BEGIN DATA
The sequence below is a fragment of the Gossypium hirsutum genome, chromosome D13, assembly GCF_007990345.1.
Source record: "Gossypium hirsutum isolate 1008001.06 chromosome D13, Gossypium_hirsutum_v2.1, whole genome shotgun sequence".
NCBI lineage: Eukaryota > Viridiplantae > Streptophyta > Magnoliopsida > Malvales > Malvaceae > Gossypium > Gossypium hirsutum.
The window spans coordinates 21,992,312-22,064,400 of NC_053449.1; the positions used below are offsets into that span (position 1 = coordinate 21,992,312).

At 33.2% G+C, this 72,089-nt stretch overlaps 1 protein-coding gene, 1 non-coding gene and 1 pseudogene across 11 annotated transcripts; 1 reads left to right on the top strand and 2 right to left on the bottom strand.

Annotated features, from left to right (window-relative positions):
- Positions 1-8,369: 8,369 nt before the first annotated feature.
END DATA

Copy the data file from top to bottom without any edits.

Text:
The sequence below is a fragment of the Gossypium hirsutum genome, chromosome D13, assembly GCF_007990345.1.
Source record: "Gossypium hirsutum isolate 1008001.06 chromosome D13, Gossypium_hirsutum_v2.1, whole genome shotgun sequence".
NCBI lineage: Eukaryota > Viridiplantae > Streptophyta > Magnoliopsida > Malvales > Malvaceae > Gossypium > Gossypium hirsutum.
The window spans coordinates 21,992,312-22,064,400 of NC_053449.1; the positions used below are offsets into that span (position 1 = coordinate 21,992,312).

At 33.2% G+C, this 72,089-nt stretch overlaps 1 protein-coding gene, 1 non-coding gene and 1 pseudogene across 11 annotated transcripts; 1 reads left to right on the top strand and 2 right to left on the bottom strand.

Annotated features, from left to right (window-relative positions):
- Positions 1-8,369: 8,369 nt before the first annotated feature.